One of the things you can also do is go down the orphan drug route. If the patient population is less than 200,000 in the US, you could get orphan status from the FDA in your clinical trial process, which gives you seven years’ market exclusivity. If you can show your purity and demonstrate that your product is the only one approved for the indication, you can then command better margins; clearly, that’s what GW Pharma has managed to do.
In the example of Cardiol, if they get their clinical trial up and running in acute myocarditis, where the target patient population is 73,000 patients, then can get exclusivity on the basis of orphan status and then no one can compete against them.
The Cardiol strategy is this: they launched a product in 2019 called Cardiol RX, which is targeting the $1.2bn CBD market to bring in initial revenues; followed by the orphan drug programme for myocarditis for which they plan to initiate clinical trials. Obviously, in these trials, they will have to make the endpoints. This is applicable for anybody conducting clinical trials.
Additionally, companies need to know that their product is going to be pure, that it is GMP (good manufacturing practice) certified; that they can repeat the dosing and the batches are consistent; and if it is a CBD product, that it’s THC-free.
I believe in the medical space; successful companies will be growing cannabis inside, under strictly controlled environments with a specific strain and with knowledge of the active profile and constituents. So, indoor cultivation with carefully controlled temperature, light and nutrient conditions is probably the way to get the purest product. The next stage would be growing in polytunnels; and then the next stage down is growing out in the open, where you’re going to get greater variations because of the elements – sun, rain, wind. In the medical space, those who are growing under controlled conditions are going to have the greatest ability to produce a pure product with a known profile that a doctor would be prepared to prescribe.
The regulatory environment in Europe is changing quite rapidly. Germany is the furthest ahead, the UK gave approval for medical cannabis last year and local regulator NICE (National Institute for Healthcare Excellence) approved reimbursement by the NHS in November 2019. Last year, we believe between 200 and 250 prescriptions were written in the UK. As the market opens up, we expect a rapid expansion in prescriptions written.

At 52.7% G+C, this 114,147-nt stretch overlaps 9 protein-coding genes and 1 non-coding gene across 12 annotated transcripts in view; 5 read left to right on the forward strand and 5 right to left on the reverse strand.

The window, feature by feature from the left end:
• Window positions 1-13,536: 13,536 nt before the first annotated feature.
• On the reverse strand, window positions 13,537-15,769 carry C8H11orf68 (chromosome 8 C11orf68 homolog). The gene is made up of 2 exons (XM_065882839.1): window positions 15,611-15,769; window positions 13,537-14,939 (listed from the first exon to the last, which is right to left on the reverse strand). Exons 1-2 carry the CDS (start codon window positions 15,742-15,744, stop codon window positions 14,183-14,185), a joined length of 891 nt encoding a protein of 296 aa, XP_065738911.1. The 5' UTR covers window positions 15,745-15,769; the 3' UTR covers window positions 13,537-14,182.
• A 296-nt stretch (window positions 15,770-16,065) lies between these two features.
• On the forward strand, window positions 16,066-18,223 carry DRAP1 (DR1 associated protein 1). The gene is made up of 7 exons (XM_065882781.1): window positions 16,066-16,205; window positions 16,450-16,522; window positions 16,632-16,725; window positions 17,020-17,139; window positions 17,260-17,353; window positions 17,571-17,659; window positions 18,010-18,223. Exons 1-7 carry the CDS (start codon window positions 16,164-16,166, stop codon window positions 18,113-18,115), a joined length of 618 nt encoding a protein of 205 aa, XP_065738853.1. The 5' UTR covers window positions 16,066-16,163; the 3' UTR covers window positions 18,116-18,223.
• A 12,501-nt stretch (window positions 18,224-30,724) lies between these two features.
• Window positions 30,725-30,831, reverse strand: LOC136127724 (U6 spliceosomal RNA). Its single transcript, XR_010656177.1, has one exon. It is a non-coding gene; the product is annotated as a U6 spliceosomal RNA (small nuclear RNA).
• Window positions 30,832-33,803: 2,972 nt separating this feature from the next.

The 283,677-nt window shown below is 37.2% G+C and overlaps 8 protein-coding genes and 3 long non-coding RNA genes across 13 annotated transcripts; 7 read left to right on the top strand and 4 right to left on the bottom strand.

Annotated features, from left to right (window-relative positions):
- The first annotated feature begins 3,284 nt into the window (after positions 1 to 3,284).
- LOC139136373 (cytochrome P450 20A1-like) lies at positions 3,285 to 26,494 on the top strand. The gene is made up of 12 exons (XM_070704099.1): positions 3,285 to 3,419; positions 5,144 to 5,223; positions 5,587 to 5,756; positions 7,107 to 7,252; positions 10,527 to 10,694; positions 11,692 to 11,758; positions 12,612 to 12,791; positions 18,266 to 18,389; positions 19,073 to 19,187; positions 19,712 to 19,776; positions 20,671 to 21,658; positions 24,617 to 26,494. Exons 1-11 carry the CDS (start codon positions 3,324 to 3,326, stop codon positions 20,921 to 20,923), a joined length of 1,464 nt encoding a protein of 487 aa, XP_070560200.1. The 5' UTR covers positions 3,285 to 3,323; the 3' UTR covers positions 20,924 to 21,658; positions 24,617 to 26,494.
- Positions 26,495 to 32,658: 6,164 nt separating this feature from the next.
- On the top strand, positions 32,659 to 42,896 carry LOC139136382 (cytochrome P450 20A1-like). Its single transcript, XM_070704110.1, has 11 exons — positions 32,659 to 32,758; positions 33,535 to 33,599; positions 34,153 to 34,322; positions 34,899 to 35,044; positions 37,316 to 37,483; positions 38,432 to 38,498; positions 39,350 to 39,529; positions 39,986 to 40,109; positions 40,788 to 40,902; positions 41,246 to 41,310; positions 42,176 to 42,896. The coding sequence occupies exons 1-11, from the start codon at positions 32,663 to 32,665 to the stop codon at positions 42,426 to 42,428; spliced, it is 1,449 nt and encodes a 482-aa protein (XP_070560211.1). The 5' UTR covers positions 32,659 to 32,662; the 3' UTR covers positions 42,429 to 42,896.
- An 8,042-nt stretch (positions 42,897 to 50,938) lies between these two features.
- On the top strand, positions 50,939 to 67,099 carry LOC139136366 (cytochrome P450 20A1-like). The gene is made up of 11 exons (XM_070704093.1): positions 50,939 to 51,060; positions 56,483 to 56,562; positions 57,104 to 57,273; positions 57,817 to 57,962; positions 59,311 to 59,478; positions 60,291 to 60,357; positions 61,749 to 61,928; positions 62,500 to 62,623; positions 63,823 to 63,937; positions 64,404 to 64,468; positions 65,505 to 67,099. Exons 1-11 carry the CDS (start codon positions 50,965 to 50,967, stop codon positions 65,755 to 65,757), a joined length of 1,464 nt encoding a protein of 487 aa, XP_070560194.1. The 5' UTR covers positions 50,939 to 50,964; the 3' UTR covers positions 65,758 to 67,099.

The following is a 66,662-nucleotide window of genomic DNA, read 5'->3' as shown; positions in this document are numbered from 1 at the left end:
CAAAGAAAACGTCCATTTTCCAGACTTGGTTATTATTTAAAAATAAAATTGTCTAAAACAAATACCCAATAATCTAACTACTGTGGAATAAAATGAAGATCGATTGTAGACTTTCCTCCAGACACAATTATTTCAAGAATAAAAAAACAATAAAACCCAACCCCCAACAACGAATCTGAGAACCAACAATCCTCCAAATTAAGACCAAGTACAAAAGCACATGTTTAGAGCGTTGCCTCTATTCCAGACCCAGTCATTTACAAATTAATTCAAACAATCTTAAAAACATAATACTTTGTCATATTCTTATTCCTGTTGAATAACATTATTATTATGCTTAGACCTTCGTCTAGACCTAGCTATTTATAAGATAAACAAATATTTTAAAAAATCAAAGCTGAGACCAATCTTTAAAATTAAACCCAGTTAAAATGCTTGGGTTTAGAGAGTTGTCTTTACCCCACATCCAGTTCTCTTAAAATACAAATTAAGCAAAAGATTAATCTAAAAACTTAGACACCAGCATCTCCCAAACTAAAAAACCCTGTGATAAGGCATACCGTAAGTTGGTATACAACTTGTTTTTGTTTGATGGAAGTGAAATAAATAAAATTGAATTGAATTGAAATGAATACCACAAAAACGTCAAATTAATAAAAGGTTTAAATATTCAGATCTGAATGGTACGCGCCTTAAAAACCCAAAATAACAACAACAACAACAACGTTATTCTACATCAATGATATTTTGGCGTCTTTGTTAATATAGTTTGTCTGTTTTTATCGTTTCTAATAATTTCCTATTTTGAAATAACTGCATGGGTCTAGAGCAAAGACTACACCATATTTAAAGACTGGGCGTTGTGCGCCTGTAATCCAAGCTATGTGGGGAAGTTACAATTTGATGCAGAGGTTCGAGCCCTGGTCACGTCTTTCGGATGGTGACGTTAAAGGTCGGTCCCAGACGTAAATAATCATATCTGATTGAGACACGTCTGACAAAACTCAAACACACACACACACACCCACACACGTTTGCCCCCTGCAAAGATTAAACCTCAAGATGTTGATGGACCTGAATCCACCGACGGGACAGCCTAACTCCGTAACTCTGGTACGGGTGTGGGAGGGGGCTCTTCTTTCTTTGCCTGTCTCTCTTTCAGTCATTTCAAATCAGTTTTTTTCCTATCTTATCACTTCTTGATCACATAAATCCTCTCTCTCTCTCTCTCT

At the moment, prescriptions can only be written for cannabis under the guidance of a specialist. This scenario is moving to having GPs with a special interest in a disease writing the prescriptions: so, a GP has a patient who has already been prescribed cannabis by a specialist, say for MS spasticity, the GP with a specialist interest could then fill the repeat prescriptions – though the patient would have to stay under the care of the specialist.
In an increasingly crowded commercial field, how can companies ensure they stand out and stay relevant?
I think it’s going to be about quality and branding – but that’s always been the case in any industry. If a product is approved and provides relief, then I believe doctors will continue to prescribe it for their patients. That comes back to the strategy of good management: have you got the right distribution channels? Are you in the right place so that when the prescription gets written, you can provide medical cannabis? The same applies in the recreational space: good brands, high quality. If you have a high-quality product at the premium end of the market, then recreational users are prepared to pay a premium price for a premium product.
What future commercial and regulatory developments do you foresee for cannabis and its derivatives?
Elsewhere in Europe, we’re going to see more countries opening up; and I think the move to ever-increasingly pure product is going to continue. There is also potential further down the line that synthetic cannabinoids will come to the fore. If you can chemically synthesise a particular cannabinoid, you know that it is the only constituent. So, if you’re producing CBD, you want to be certain that it’s pure CBD and there’s no THC, and vice versa.
There’s a company in Belgium called Cannovex that is working in the area of developing synthetic products: they’re going to have to do the pre-clinical testing, and then Phase 1 testing on healthy volunteers; and then they will test the products for efficacy and dosing. Ultimately there will be a need for Phase 3 large scale multi-centre studies to gain authorisation. These things take time. GW Pharma has been down that path, and it took a long time. Other companies coming through with new products should know where the hurdles are when constructing trials.